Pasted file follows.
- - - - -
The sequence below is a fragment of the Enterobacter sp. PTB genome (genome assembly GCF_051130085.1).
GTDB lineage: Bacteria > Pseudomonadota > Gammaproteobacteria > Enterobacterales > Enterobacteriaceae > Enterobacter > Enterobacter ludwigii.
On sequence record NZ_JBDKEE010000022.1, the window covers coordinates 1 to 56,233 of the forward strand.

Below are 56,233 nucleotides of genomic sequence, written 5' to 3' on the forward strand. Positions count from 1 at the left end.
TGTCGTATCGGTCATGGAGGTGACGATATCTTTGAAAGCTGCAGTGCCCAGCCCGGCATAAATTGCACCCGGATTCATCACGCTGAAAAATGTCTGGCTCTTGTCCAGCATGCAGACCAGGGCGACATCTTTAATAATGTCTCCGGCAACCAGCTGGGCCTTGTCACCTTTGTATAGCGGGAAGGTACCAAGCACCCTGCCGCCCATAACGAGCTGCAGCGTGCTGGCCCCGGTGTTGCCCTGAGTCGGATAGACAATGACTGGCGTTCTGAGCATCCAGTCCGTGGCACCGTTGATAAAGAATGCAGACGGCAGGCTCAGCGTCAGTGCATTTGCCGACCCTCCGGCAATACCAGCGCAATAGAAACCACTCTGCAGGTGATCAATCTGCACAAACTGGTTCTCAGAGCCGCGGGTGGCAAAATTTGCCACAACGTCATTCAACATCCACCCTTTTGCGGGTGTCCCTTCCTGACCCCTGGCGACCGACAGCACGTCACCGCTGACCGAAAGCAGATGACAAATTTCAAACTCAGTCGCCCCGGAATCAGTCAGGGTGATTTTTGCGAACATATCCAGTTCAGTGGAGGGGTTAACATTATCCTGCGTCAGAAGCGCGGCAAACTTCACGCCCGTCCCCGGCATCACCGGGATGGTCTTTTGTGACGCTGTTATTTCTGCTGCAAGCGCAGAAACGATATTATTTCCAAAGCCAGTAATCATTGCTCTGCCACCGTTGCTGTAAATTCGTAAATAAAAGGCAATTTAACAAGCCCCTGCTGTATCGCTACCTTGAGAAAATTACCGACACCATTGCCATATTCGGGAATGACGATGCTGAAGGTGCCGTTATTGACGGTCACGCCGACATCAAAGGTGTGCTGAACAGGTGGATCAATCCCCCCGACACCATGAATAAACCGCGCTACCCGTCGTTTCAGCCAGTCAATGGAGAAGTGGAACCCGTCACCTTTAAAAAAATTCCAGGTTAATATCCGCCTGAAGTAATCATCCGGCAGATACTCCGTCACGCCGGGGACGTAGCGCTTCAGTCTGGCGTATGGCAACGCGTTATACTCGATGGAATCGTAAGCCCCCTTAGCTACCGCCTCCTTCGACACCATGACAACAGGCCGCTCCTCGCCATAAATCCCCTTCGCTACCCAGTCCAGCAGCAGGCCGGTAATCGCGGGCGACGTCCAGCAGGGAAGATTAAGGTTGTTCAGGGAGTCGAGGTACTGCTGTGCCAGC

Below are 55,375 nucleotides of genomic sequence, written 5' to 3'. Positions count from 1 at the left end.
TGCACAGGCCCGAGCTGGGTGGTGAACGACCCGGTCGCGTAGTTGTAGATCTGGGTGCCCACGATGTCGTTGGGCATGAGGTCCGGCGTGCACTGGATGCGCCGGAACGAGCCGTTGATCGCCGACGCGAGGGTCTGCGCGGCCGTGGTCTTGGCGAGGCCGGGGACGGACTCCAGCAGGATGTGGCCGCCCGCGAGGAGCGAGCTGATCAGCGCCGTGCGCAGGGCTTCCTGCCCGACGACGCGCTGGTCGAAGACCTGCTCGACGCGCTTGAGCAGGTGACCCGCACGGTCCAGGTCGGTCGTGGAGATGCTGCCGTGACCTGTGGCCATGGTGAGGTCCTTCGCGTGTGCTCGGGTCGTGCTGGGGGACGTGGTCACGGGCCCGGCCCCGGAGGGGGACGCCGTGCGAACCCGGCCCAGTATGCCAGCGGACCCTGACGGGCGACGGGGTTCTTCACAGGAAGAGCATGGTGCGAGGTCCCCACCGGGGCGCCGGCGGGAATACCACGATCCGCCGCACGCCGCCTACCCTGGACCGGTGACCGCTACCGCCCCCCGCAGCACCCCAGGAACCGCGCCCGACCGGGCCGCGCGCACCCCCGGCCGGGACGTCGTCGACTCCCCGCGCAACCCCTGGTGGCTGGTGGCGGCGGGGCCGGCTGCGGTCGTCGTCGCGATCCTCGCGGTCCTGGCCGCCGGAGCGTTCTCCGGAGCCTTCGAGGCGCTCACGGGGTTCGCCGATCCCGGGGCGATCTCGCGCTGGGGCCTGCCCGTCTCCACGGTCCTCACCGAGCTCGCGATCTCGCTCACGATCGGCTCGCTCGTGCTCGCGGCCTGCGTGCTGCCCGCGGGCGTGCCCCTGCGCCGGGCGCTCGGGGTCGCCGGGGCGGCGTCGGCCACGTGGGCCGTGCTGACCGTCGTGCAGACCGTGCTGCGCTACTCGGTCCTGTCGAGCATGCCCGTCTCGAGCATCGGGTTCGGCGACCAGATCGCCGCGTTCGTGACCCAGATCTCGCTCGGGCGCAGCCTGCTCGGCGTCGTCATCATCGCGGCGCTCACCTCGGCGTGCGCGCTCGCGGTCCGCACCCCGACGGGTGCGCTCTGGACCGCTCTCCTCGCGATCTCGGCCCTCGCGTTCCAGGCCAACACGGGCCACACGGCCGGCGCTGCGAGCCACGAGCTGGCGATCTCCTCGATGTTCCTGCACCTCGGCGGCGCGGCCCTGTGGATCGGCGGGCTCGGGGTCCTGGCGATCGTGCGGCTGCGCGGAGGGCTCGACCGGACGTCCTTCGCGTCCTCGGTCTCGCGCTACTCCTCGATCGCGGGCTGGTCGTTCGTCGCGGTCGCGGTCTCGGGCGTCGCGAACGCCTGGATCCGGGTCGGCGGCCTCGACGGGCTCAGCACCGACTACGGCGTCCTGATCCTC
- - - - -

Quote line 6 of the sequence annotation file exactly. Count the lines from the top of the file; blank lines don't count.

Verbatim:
Below are 55,375 nucleotides of genomic sequence, written 5' to 3'. Positions count from 1 at the left end.